• Forgiveness comes in the form of a glowing hot coal on his unclean lips, taking away guilt and blotting out sin. Isaiah is now ready to hear the word of the Lord.
  • God’s word is spoken—with an appeal for a messenger to speak forth for God. Isaiah volunteers. And he receives the message to carry—a word people will not want to hear. It’s going to be a tough job.

The story of the disciples on the Road to Emmaus provides another pattern, bringing together the Service of the Word and the Service of the Sacrament.

  • While on the road, a Stranger preaches to the forlorn disciples, interpreting the Scriptures about himself as the messiah.
  • Stopping for respite and a meal, the Stranger becomes the host and “took bread, blessed and broke it, and gave it to them.
  • As he broke bread, they instantly recognize Jesus present with them, and reflect on how he opened the Scriptures to them.

Overlay the two passages, and you have a fair outline of basic Christian worship.

Too many people fail to realize the biblical basis of what happens on Sunday morning. When we lose that anchor, the order of worship drifts and turns into an agenda of items to be accomplished, or, even worse, a hodge-podge of random activities.

If we will keep worship’s biblical roots in mind as we plan and lead worship, we have a chance of keeping our liturgical theology in line with the biblical message.

Have you ever thought of having a Bible Study on these two passages as an introduction to understanding worship in your church? How about other biblical passages that inform our liturgy? It’d be worth a try.

Tuesday, July 7, 2009


I worshipped recently in a church in Albany which showed near the top of its order of service the rubric, “Invocation.” Now worship leaders may think they know what that means, but I’m more concerned about how the pew-sitters perceive it.

The most common definition is “a form of prayer invoking God’s presence, esp. one said at the beginning of a religious service or public ceremony.” What’s implied by such an invocatory prayer at the start is that God has to be invited or won’t show up. What’s more, it assumes that we’ve come together on our own, that the party is ours, and we’re the ones to extend the invitation heavenward.

All in one fell swoop, this brand of invocation turns the notion of grace around so that we become the gracious hosts with God the guest in our church home, making the gathering more of a club than the fellowship of God’s people. Furthermore, it ignores the fact that God takes the initiative in calling us to worship (hence the use of biblical texts for the “Call to Worship”). It is God’s grace that summons and welcomes us, not the other way around.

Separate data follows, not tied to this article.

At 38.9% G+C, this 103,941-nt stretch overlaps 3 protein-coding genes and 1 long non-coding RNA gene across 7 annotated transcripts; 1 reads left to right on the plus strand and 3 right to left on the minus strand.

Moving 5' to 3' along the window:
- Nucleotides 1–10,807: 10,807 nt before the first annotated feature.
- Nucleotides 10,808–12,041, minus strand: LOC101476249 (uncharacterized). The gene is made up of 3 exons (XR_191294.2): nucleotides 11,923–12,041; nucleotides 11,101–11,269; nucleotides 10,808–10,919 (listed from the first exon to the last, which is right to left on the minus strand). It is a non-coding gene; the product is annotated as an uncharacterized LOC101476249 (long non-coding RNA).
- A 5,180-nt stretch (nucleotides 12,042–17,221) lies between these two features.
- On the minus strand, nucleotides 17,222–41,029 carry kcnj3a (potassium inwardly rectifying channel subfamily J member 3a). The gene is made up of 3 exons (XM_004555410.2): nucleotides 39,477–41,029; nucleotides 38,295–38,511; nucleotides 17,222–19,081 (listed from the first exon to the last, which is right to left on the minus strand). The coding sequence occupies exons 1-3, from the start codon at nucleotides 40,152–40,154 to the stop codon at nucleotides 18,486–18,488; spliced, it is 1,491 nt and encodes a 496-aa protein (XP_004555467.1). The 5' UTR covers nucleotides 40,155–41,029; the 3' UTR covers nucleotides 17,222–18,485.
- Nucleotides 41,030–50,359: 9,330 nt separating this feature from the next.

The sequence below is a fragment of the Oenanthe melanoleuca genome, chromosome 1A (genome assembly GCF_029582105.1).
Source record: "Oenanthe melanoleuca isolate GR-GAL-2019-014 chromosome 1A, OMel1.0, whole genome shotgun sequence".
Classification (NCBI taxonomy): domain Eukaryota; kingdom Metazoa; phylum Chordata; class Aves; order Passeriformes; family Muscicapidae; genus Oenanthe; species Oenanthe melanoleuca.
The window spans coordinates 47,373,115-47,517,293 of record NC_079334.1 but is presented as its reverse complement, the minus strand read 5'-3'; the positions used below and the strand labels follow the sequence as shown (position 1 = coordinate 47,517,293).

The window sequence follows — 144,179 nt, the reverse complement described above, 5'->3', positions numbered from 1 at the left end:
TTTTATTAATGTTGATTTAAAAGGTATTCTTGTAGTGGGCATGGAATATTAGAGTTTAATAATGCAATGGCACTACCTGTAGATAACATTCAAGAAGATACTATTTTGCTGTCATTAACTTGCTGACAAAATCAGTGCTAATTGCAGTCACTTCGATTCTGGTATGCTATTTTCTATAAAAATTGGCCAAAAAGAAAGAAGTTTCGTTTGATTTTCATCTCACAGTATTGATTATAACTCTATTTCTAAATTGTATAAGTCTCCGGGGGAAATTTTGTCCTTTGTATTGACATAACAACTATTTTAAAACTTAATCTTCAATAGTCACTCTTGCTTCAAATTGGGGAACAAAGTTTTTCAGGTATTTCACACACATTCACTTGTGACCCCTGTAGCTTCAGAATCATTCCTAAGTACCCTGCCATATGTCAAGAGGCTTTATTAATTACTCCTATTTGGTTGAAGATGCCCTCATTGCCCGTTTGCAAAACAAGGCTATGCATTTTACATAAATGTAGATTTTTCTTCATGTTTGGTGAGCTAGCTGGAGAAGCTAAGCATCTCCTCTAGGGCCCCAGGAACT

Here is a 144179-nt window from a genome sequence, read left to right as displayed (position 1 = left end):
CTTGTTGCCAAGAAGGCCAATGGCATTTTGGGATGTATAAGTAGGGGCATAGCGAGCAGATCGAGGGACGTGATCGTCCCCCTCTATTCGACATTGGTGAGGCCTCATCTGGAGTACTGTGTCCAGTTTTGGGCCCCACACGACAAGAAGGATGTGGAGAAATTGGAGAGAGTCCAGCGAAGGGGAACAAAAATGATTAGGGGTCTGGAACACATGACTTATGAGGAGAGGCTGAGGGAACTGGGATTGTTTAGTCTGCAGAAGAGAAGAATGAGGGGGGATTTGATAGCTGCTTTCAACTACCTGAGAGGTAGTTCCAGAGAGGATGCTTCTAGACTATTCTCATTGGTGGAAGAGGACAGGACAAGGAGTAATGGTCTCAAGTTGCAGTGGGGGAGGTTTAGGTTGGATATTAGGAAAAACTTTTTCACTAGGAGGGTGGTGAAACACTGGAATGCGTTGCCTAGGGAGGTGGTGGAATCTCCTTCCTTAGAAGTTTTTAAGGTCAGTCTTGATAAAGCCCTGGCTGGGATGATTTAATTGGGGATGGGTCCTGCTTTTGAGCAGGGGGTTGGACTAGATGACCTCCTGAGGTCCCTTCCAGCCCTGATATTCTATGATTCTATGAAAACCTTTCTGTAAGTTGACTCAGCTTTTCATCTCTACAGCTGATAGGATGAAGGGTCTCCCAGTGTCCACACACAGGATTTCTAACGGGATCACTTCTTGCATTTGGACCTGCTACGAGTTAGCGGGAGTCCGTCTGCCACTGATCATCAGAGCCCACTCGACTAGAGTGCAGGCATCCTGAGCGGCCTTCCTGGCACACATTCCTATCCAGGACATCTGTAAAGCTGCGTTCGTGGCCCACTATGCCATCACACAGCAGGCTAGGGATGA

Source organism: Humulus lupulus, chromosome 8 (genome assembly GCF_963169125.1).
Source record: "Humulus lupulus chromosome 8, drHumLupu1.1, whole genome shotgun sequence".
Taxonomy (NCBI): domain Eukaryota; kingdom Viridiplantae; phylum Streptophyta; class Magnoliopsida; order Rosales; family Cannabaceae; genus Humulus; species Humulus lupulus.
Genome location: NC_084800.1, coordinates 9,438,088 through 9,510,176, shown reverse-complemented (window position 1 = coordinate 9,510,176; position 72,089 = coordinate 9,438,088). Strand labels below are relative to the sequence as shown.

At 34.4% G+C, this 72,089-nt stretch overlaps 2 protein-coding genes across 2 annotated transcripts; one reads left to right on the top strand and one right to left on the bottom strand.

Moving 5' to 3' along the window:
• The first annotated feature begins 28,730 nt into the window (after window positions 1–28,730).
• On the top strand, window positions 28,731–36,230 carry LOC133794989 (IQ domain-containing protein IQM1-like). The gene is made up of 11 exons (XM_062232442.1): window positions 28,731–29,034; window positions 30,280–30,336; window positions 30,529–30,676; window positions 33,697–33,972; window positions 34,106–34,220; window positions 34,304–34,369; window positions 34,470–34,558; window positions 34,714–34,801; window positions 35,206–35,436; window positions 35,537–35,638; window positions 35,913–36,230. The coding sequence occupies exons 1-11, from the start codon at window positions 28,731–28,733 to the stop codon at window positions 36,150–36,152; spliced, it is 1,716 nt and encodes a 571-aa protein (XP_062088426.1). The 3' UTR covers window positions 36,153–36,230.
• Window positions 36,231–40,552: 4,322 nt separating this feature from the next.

There are other uses of invocations where God is summoned to appear which are easier to understand, even approve. The invocation at the beginning of the service club meeting may not be so bad because one would not likely assume that God would appear uninvited. Congress and other government bodies often have an opening invocation, and the considerable need for God’s presence in such venues certainly justifies it.

But not starting off the worship service. God has long since invited God’s own children and has been waiting for us all along, longing for our appearance. So our prayers at the beginning of the service acknowledge our relationship to God, and express the praise of “the creature before the Creator, the redeemed before the Redeemer” (BCW, p.35). Better, then, to call it “Prayer of Adoration,” or even “Opening Prayer.”

I don’t think this is mere semantics or liturgical finickiness. Let’s keep our sequence straight. God’s grace is prevenient. We worship in response.

What does the “Gathering” part of your worship service look like? What impression does it leave with the worshippers? It’s worth checking.